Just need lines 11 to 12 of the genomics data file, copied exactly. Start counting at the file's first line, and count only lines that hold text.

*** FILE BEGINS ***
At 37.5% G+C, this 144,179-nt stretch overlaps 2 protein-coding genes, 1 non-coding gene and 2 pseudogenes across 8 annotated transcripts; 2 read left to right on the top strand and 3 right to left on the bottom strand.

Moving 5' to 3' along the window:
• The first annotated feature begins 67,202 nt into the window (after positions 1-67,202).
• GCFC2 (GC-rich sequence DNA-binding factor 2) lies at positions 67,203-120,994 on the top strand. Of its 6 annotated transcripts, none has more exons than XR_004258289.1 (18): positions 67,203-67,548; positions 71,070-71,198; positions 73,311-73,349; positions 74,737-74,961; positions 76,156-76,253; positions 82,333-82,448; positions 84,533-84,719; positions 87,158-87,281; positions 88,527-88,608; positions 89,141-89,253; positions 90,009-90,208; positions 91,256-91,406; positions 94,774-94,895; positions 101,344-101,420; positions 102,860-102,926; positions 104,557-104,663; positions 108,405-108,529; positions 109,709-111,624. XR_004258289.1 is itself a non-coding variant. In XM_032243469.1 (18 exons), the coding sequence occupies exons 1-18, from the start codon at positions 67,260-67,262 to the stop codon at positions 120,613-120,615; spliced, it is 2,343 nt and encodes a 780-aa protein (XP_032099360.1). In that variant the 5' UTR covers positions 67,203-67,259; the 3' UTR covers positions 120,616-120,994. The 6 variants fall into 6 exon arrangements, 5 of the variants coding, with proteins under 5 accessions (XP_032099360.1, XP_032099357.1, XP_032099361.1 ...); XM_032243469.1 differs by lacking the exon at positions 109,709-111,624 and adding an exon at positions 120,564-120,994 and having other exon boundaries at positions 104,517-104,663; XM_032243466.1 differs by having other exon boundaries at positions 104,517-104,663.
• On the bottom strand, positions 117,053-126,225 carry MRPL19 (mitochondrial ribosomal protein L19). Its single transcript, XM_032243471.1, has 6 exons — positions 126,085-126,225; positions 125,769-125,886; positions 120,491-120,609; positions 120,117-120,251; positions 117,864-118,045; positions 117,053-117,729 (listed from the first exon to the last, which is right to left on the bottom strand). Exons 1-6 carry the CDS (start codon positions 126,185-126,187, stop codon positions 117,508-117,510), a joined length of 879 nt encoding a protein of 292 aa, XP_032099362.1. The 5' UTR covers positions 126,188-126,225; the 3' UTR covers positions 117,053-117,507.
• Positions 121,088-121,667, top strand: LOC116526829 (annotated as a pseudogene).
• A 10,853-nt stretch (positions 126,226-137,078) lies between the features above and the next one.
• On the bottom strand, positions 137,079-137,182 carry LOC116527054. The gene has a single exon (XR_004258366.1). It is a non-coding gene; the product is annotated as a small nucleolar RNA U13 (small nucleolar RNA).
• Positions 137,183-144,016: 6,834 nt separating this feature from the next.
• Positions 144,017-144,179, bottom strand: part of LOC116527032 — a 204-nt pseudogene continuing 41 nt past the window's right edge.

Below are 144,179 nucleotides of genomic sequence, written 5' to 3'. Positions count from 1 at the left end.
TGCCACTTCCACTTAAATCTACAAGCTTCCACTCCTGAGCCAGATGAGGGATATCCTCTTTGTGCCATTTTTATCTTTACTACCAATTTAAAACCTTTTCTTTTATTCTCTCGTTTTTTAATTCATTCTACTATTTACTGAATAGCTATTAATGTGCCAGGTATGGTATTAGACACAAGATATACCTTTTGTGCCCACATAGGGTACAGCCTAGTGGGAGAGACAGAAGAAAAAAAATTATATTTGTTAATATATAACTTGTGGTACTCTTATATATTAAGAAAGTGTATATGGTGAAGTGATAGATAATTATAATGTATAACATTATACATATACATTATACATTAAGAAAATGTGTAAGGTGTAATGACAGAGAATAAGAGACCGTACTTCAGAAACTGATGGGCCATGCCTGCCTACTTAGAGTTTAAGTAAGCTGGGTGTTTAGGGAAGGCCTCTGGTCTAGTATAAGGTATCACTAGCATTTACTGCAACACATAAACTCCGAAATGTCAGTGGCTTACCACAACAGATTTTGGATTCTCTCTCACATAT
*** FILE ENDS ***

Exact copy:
Below are 144,179 nucleotides of genomic sequence, written 5' to 3'. Positions count from 1 at the left end.
TGCCACTTCCACTTAAATCTACAAGCTTCCACTCCTGAGCCAGATGAGGGATATCCTCTTTGTGCCATTTTTATCTTTACTACCAATTTAAAACCTTTTCTTTTATTCTCTCGTTTTTTAATTCATTCTACTATTTACTGAATAGCTATTAATGTGCCAGGTATGGTATTAGACACAAGATATACCTTTTGTGCCCACATAGGGTACAGCCTAGTGGGAGAGACAGAAGAAAAAAAATTATATTTGTTAATATATAACTTGTGGTACTCTTATATATTAAGAAAGTGTATATGGTGAAGTGATAGATAATTATAATGTATAACATTATACATATACATTATACATTAAGAAAATGTGTAAGGTGTAATGACAGAGAATAAGAGACCGTACTTCAGAAACTGATGGGCCATGCCTGCCTACTTAGAGTTTAAGTAAGCTGGGTGTTTAGGGAAGGCCTCTGGTCTAGTATAAGGTATCACTAGCATTTACTGCAACACATAAACTCCGAAATGTCAGTGGCTTACCACAACAGATTTTGGATTCTCTCTCACATAT